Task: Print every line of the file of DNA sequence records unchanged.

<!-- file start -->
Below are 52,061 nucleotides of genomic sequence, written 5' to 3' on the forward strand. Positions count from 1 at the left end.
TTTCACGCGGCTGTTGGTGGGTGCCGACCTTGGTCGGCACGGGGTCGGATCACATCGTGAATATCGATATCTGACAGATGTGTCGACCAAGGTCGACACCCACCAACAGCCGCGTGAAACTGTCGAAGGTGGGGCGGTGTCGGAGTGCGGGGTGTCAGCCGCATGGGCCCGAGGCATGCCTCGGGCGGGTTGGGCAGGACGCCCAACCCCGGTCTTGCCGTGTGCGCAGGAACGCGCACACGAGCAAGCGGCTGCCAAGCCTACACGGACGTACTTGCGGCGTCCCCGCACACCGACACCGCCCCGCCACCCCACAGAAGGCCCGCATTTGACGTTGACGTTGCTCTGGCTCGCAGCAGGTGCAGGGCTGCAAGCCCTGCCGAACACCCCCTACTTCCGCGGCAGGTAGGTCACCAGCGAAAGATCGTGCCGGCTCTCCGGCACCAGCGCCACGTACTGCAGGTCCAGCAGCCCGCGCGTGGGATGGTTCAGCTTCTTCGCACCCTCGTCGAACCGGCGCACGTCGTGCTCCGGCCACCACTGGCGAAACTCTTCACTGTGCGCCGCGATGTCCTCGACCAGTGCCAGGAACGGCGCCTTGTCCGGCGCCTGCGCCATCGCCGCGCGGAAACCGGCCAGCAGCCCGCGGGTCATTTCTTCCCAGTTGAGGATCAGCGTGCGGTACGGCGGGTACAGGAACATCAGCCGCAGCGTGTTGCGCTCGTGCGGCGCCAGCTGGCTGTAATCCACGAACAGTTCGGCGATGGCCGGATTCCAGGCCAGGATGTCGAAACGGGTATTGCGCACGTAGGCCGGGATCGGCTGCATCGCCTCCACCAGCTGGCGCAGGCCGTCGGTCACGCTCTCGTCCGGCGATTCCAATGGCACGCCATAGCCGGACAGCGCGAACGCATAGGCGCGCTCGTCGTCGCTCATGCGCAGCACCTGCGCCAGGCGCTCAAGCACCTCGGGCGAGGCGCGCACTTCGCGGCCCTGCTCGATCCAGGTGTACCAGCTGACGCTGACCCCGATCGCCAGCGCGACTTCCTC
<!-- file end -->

Below are 52,061 nucleotides of genomic sequence, written 5' to 3' on the forward strand. Positions count from 1 at the left end.
TTTCACGCGGCTGTTGGTGGGTGCCGACCTTGGTCGGCACGGGGTCGGATCACATCGTGAATATCGATATCTGACAGATGTGTCGACCAAGGTCGACACCCACCAACAGCCGCGTGAAACTGTCGAAGGTGGGGCGGTGTCGGAGTGCGGGGTGTCAGCCGCATGGGCCCGAGGCATGCCTCGGGCGGGTTGGGCAGGACGCCCAACCCCGGTCTTGCCGTGTGCGCAGGAACGCGCACACGAGCAAGCGGCTGCCAAGCCTACACGGACGTACTTGCGGCGTCCCCGCACACCGACACCGCCCCGCCACCCCACAGAAGGCCCGCATTTGACGTTGACGTTGCTCTGGCTCGCAGCAGGTGCAGGGCTGCAAGCCCTGCCGAACACCCCCTACTTCCGCGGCAGGTAGGTCACCAGCGAAAGATCGTGCCGGCTCTCCGGCACCAGCGCCACGTACTGCAGGTCCAGCAGCCCGCGCGTGGGATGGTTCAGCTTCTTCGCACCCTCGTCGAACCGGCGCACGTCGTGCTCCGGCCACCACTGGCGAAACTCTTCACTGTGCGCCGCGATGTCCTCGACCAGTGCCAGGAACGGCGCCTTGTCCGGCGCCTGCGCCATCGCCGCGCGGAAACCGGCCAGCAGCCCGCGGGTCATTTCTTCCCAGTTGAGGATCAGCGTGCGGTACGGCGGGTACAGGAACATCAGCCGCAGCGTGTTGCGCTCGTGCGGCGCCAGCTGGCTGTAATCCACGAACAGTTCGGCGATGGCCGGATTCCAGGCCAGGATGTCGAAACGGGTATTGCGCACGTAGGCCGGGATCGGCTGCATCGCCTCCACCAGCTGGCGCAGGCCGTCGGTCACGCTCTCGTCCGGCGATTCCAATGGCACGCCATAGCCGGACAGCGCGAACGCATAGGCGCGCTCGTCGTCGCTCATGCGCAGCACCTGCGCCAGGCGCTCAAGCACCTCGGGCGAGGCGCGCACTTCGCGGCCCTGCTCGATCCAGGTGTACCAGCTGACGCTGACCCCGATCGCCAGCGCGACTTCCTC